When you buy a home, you âtake titleâ to it and establish legal ownership. A title insurance policy protects you against the possibility that someone else might have a claim on your home. In essence, it ensures that a homeowner and their lender will be okay in the event that the seller or previous owners didn’t have absolute ownership of the house. (It sounds crazy, but sometimes it turns out that the homeowner is not the only one with rights to a home!)
If you need a mortgage to buy real estate,Â your lender will likely require you to buy a title policy from a title insurance company. Although it’s a cost home buyers incur, getting a title policy from aÂ title insurance company is critical to establishing peace of mind.
Let’s examine the ins and outs of title insurance, why home buyers need it, how much you can expect to pay, and how you can save on a title insurance policy.
What is title insurance?
Holding a title insurance policy means you and your mortgageÂ lender are protected against any financial loss or titleÂ issuesÂ due to liens, disputes between prior owners over wills, clerical problems in courthouse documents, or fraudulent claims against the property or forged signatures.
A title search will be performed by your title or settlement company to uncover any issues with your title that could give you legal troubles down the line.
The title company then insures your claim to the property’s title. If anything is missed during the search or there are lawsuits questioning your legal ownership of the property after closing, your title insurance policy will cover the costs of resolving the problem.
Why a title search is required with a mortgage
When getting a mortgage to buy real estate, you’ll find that most lenders will typically require that you getÂ a title search before you close the deal with your escrow company. Basically this would mean you’ll have to hire a title company to search local records on your property.Â Some of the issues theyâre looking for include the following:
- Disputes between prior owners over wills: If your property was inherited and then sold by the heirs, there could be other heirs contestingÂ the will and claiming ownership of your property.
- LiensÂ for unpaid property taxes.
- Liens forÂ contractorsÂ who worked on the home but wereÂ neverÂ paid.
- Clerical problems in courthouse documents:Â Believe it or not, a simple typo can lead to title claim problems.
- Fraudulent claims against the property or forged signatures: For example, if a group of heirs can’t get a holdout to agree to sell the home, itâs possible that someone will forge a signature on aÂ quit claim deed.
While most homeowners will never need to use their title insurance, its existence offers protection against a potentially aggravatingâand very expensiveâfinancial loss.
Lender’s title insurance vs. owner’s title insurance
There are two types of title insurance: lender’s and owner’s. Almost every lender will require you to pay for a lender’s title insurance policy. This protects the lenderânot youâfrom incurring any costs if a title dispute pops up after closing.
Owner’s title insurance is usually optional, but it’s highly recommended. Without it, you’ll be left footing the bill for all theÂ costs of resolvingÂ aÂ title claim, which could be thousands or even hundreds of thousands of dollars. Even though it can feelÂ like you’re hemorrhaging cash when you’re closing on a house, a title insurance policy is one of those things that can save you money in the long run.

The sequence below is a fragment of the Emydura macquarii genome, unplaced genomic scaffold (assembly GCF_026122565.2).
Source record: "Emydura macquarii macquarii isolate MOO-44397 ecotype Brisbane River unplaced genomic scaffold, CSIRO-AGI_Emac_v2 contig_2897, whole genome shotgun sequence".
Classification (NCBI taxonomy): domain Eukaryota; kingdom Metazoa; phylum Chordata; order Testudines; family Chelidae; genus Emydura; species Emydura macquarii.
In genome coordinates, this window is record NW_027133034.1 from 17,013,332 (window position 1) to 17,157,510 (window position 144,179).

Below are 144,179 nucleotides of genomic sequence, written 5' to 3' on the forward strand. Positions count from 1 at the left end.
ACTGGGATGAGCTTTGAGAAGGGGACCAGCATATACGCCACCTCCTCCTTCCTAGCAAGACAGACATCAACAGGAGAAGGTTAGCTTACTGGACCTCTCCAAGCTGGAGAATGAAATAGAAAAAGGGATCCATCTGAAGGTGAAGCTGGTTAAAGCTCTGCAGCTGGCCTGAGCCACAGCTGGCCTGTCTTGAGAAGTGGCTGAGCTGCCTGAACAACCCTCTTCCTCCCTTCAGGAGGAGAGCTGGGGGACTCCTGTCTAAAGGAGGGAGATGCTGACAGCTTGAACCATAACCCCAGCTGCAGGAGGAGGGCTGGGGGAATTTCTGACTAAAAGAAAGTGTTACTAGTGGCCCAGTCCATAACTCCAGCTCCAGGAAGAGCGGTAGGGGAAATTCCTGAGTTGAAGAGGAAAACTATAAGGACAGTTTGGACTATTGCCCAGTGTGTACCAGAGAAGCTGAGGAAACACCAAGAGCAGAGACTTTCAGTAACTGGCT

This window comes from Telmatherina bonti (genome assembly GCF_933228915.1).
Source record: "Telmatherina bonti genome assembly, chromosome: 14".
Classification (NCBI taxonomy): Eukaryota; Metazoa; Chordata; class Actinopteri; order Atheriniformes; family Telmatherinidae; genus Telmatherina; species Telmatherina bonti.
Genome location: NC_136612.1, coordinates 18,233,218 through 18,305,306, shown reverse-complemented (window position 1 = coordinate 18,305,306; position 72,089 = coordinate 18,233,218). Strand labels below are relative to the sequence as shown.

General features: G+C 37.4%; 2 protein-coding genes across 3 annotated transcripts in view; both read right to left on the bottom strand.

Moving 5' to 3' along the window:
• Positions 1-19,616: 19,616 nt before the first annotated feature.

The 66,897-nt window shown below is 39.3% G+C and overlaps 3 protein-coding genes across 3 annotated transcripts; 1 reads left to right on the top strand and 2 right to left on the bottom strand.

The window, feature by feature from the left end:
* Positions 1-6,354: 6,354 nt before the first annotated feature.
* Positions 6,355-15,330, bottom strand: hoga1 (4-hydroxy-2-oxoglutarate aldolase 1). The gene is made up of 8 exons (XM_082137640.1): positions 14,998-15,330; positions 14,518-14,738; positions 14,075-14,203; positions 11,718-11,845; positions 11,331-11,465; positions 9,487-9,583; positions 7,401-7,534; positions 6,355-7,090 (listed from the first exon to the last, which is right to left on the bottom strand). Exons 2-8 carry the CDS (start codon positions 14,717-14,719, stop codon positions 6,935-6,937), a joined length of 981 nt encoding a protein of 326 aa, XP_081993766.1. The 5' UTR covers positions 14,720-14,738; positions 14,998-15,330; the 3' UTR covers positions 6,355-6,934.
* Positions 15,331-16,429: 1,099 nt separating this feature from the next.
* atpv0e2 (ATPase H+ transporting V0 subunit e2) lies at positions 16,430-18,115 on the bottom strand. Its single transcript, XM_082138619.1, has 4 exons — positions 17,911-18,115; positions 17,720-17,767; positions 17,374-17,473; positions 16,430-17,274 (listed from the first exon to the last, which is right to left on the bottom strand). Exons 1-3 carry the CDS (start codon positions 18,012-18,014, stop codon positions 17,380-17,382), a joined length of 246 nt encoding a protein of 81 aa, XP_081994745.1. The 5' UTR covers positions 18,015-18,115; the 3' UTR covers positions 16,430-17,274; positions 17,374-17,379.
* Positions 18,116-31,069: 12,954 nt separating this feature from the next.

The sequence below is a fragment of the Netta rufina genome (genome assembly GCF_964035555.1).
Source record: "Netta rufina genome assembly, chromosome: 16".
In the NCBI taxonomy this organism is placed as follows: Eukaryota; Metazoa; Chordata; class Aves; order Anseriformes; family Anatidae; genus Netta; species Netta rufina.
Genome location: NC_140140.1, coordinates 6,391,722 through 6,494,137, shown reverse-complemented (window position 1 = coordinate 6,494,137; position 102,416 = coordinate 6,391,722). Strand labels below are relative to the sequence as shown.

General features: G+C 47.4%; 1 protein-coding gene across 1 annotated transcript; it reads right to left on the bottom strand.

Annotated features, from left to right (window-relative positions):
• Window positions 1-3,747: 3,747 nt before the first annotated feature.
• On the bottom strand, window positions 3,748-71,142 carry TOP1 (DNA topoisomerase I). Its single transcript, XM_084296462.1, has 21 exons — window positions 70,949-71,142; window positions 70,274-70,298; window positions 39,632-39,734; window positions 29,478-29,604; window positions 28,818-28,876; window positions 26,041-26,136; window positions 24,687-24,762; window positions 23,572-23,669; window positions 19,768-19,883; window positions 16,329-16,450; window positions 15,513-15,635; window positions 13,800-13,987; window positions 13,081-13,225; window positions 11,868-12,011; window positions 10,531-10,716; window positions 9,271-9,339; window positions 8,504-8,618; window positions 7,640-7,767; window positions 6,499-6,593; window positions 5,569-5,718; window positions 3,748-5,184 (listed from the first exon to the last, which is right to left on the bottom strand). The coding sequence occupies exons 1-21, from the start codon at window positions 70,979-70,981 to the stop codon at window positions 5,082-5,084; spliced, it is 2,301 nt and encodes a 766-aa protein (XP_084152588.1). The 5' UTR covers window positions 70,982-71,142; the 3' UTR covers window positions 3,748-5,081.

“When you consider the benefits of title insurance and some of the unique aspects of title insurance relative to other kinds of insurance, it is clear why itâs risky and ill-advised to purchase real estate without a title insurance policy,” saysÂ Brian Tormey of TitleVest in New York City.
You can purchase basic or enhanced owner’s title insurance, with the enhanced insurance policy offering more coverage for things like mechanicâs liens or boundary disputes.
While your title insurance covers you for things such as mistakes in theÂ legal description of your propertyÂ or human error, be aware that it will have some exclusionsâparticularly in cases where violations of building codes occur after you bought your home.
How much does title insurance cost?
The average cost of title insurance is around $1,000 per policy, but that amount varies widely from state to state and depends on the price of your home.
Title insurance premiums can vary from a couple of hundred dollars to a couple of thousand dollars. Some factors that can affect the cost of your premium include the title search, examination, and expected cost of any title defects.
“In general, each policy price is based on the purchase amount of the home or the total amount of the loan,” explains Tormey. “Title insurance is a highly regulated industry, so title insurance policy types and costs will vary from state to state. Each stateâs Department of Insurance can provide information on the pricing regulations in their state.”
In some states such as Texas and Florida, title insurance premiums are fixed by the government, so you will pay exactly the same amount no matter what. Other states such as California and New Mexico have unfixed premiums, which means that buyers can shop around. Iowa actually underwrites the insurance itself, resulting in the lowest premiums in the country: $110 for properties costing up to $500,000.
Unlike other types of insurance, a title insurance policy is paid with a single premium during escrow while closing for your mortgage. If youâre buying a real estate resale orÂ refinancing, you may be eligible for a “reissue” rate, which could offer a substantial discount off the regular premiumâbecause the title policy is already in effect, and the title research has already been completed.